Like most travelers, I love delving into the local culture and opening my eyes to new ideas. In my opinion, you can be completely immersed in a new country, but until you know the local language, you won’t REALLY know the ins and outs of the culture.
I can only speak from my personal experience, but I have a feeling that most other Americans left high school and even college language classes lacking the basics for communication in a foreign country. Maybe you felt like, “Yeah! I’ve got this! I can ask a few questions; I can express likes and dislikes. No problem!” But when the first local opens their mouth to speak, your eyes widen and before you know it, you realize that the past few year of studying have failed you.
If you find yourself suffering from, what I like to call, Language Class Disappointment (LCD), you’re in the right place. Today I present to you some tips for learning French (or any language, really), should you ever find yourself in France. When I moved to France, I had only taken two semesters of French. Somehow, despite my lack of communication skills, an amazing French family accepted me as an au pair (nanny) for their adorable children. The following are some tips I learned that helped me speak French 500% more than when I arrived in France.
Live with a French family: My French family couldn’t speak English, so I had no choice but to speak and listen to French all day, every day. Even if you can’t live with a family as an au pair, stay away from touristy hostels and try to find a local host family (or couch surf with a local). Offer to teach English to them or their children once a week. Offer to cook a meal from your home country. You’d be surprised the people willing to let you into their home for a small cultural exchange.
Find French speaking friends: Honestly, during my year in France, I didn’t have many actual French friends. Instead, most of my friends were other au pairs, but because we all came from different countries, our mutual language was French. Learning from someone who is about the same level as you is a great opportunity to gain confident speaking and understanding. Instead of just understanding the gist of the conversation, like you might with a local, you’ll understand everything except one or two words. Ask what those words are, and you’ve just added to your personal vocabulary!
Go to a language exchange: In Paris there is a group called The Polyglot Café that meets several times per week in different cafés around the city. People from a variety of nationalities, but a majority French, get together to practice dozens of languages. I chatted weekly with so many open, friendly Parisians who defied every stereotype given them. Don’t be afraid to go alone—most people do. Just walk up to a stranger and ask, “Bonjour! Vous êtes ici pour parler quelle langue?" You never know what kind of interesting conversations could be created out of the simple question, “What language are you here to speak?”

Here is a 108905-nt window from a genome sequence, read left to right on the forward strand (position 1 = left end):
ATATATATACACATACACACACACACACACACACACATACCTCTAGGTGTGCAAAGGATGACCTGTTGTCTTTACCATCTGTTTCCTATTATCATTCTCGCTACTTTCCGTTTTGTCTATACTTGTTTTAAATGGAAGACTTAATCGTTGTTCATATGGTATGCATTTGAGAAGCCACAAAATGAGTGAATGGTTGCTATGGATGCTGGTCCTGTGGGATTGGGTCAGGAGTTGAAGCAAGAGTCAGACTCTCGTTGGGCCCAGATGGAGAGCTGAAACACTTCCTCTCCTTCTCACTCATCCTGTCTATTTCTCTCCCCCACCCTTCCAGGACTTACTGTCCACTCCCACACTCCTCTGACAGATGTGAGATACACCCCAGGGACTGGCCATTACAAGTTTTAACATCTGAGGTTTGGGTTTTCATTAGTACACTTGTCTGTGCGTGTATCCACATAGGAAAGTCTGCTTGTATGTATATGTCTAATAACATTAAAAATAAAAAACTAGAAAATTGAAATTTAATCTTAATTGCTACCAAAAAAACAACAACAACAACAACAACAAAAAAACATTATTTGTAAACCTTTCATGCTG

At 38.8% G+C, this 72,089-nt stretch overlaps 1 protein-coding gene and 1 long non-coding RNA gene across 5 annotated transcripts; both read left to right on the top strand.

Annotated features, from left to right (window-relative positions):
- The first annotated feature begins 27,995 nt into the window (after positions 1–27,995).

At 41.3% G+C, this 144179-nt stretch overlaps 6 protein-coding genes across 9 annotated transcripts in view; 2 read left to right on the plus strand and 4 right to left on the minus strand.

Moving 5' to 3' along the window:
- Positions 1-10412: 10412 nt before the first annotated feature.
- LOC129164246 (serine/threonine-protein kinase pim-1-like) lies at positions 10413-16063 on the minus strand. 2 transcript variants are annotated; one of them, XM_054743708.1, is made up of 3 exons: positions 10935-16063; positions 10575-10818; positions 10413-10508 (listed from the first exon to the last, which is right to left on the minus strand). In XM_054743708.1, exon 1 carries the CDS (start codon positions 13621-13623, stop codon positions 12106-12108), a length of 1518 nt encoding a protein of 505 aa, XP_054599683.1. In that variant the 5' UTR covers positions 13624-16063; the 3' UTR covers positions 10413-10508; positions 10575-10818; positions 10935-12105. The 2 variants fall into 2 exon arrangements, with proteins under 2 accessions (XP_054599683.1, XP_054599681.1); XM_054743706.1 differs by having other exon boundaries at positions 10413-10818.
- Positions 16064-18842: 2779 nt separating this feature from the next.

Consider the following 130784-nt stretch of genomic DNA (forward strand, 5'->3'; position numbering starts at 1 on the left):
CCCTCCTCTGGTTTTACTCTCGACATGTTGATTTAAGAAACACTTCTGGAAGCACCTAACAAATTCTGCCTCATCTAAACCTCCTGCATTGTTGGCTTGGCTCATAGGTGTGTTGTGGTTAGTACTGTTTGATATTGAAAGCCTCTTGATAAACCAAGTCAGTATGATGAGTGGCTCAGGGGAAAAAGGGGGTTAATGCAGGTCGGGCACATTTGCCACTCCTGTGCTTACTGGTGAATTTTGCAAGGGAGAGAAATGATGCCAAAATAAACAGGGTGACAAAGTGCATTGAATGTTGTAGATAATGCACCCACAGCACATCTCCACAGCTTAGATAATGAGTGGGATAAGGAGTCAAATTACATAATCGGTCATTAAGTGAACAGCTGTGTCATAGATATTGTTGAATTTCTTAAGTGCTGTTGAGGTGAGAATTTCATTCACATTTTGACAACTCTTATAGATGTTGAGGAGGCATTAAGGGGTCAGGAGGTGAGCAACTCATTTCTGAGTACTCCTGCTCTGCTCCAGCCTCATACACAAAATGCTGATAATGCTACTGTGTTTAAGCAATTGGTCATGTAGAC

READ READ READ: Find your local library, get a library card, and go crazy! I tore through the young adult section during my commute on the subway, while relaxing in the park, and to put myself to sleep at night. My favorites were Jules Verne’s Around the World in 80 Days, the first few Harry Potter books, The Chronicles of Narnia, and several other random books I picked up. In my personal opinion, I found the fast-paced action of young adult books kept my attention longer than children’s and lengthy adult books.
Find a local French class: Due to the previously mentioned LCD, I recommend going to class. My experience with Institut privé Campus Langues in France was absolutely incredible. My teacher focused on speaking and kept us laughing the entire two hour period. Instead of getting bogged down in verb tenses (a mega-cause of LCD), we talked about our ideal mate, our future dreams, our home countries (each student was from a different country), etc.
If you are anticipating going to France soon and would like to brush up before going, I would suggest checking out free online resources such as FrançaisAuthentique.com, IlÉtaitUneHistoire.com, and French videos on YouTube. Most of all, don’t stress. Learning a language doesn’t come overnight. Remember that you are your worst critic, so try to step back and appreciate the progress you’ve made, even if it seems small. Now go out into the big, wide world of French speakers, and I wish you bonne courage!
By Vanessa, from the travel blog Sautéed Happy Family! Follow their adventures in living in Korea and abroad on Facebook and Twitter.